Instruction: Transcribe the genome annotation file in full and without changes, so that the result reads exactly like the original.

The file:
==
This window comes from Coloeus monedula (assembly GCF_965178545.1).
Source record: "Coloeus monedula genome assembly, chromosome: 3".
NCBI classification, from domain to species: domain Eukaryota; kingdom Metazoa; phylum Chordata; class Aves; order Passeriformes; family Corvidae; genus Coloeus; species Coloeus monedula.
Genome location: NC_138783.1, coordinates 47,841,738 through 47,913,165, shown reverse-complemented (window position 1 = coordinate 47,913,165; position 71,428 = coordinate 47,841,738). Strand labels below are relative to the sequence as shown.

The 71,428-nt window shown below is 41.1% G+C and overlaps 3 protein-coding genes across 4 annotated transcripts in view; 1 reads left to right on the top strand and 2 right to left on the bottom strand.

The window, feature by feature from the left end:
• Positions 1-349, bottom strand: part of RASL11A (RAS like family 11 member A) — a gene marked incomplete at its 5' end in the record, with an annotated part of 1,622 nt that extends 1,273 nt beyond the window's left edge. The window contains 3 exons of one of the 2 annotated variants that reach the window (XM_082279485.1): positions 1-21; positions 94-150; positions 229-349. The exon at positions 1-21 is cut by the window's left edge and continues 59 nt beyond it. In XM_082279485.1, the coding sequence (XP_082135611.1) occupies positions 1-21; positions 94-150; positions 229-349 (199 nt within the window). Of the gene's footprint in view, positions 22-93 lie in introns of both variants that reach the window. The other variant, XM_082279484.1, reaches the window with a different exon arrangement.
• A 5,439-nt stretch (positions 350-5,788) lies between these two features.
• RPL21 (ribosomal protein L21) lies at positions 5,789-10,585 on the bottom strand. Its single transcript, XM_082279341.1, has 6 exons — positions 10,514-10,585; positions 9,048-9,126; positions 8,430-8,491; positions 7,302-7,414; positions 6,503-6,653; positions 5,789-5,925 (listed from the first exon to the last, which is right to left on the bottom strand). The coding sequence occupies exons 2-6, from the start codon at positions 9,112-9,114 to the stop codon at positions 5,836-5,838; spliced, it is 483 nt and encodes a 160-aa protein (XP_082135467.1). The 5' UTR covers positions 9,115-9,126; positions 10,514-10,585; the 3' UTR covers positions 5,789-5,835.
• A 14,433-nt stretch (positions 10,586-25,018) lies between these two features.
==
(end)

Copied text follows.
This window comes from Coloeus monedula (assembly GCF_965178545.1).
Source record: "Coloeus monedula genome assembly, chromosome: 3".
NCBI classification, from domain to species: domain Eukaryota; kingdom Metazoa; phylum Chordata; class Aves; order Passeriformes; family Corvidae; genus Coloeus; species Coloeus monedula.
Genome location: NC_138783.1, coordinates 47,841,738 through 47,913,165, shown reverse-complemented (window position 1 = coordinate 47,913,165; position 71,428 = coordinate 47,841,738). Strand labels below are relative to the sequence as shown.

The 71,428-nt window shown below is 41.1% G+C and overlaps 3 protein-coding genes across 4 annotated transcripts in view; 1 reads left to right on the top strand and 2 right to left on the bottom strand.

The window, feature by feature from the left end:
• Positions 1-349, bottom strand: part of RASL11A (RAS like family 11 member A) — a gene marked incomplete at its 5' end in the record, with an annotated part of 1,622 nt that extends 1,273 nt beyond the window's left edge. The window contains 3 exons of one of the 2 annotated variants that reach the window (XM_082279485.1): positions 1-21; positions 94-150; positions 229-349. The exon at positions 1-21 is cut by the window's left edge and continues 59 nt beyond it. In XM_082279485.1, the coding sequence (XP_082135611.1) occupies positions 1-21; positions 94-150; positions 229-349 (199 nt within the window). Of the gene's footprint in view, positions 22-93 lie in introns of both variants that reach the window. The other variant, XM_082279484.1, reaches the window with a different exon arrangement.
• A 5,439-nt stretch (positions 350-5,788) lies between these two features.
• RPL21 (ribosomal protein L21) lies at positions 5,789-10,585 on the bottom strand. Its single transcript, XM_082279341.1, has 6 exons — positions 10,514-10,585; positions 9,048-9,126; positions 8,430-8,491; positions 7,302-7,414; positions 6,503-6,653; positions 5,789-5,925 (listed from the first exon to the last, which is right to left on the bottom strand). The coding sequence occupies exons 2-6, from the start codon at positions 9,112-9,114 to the stop codon at positions 5,836-5,838; spliced, it is 483 nt and encodes a 160-aa protein (XP_082135467.1). The 5' UTR covers positions 9,115-9,126; positions 10,514-10,585; the 3' UTR covers positions 5,789-5,835.
• A 14,433-nt stretch (positions 10,586-25,018) lies between these two features.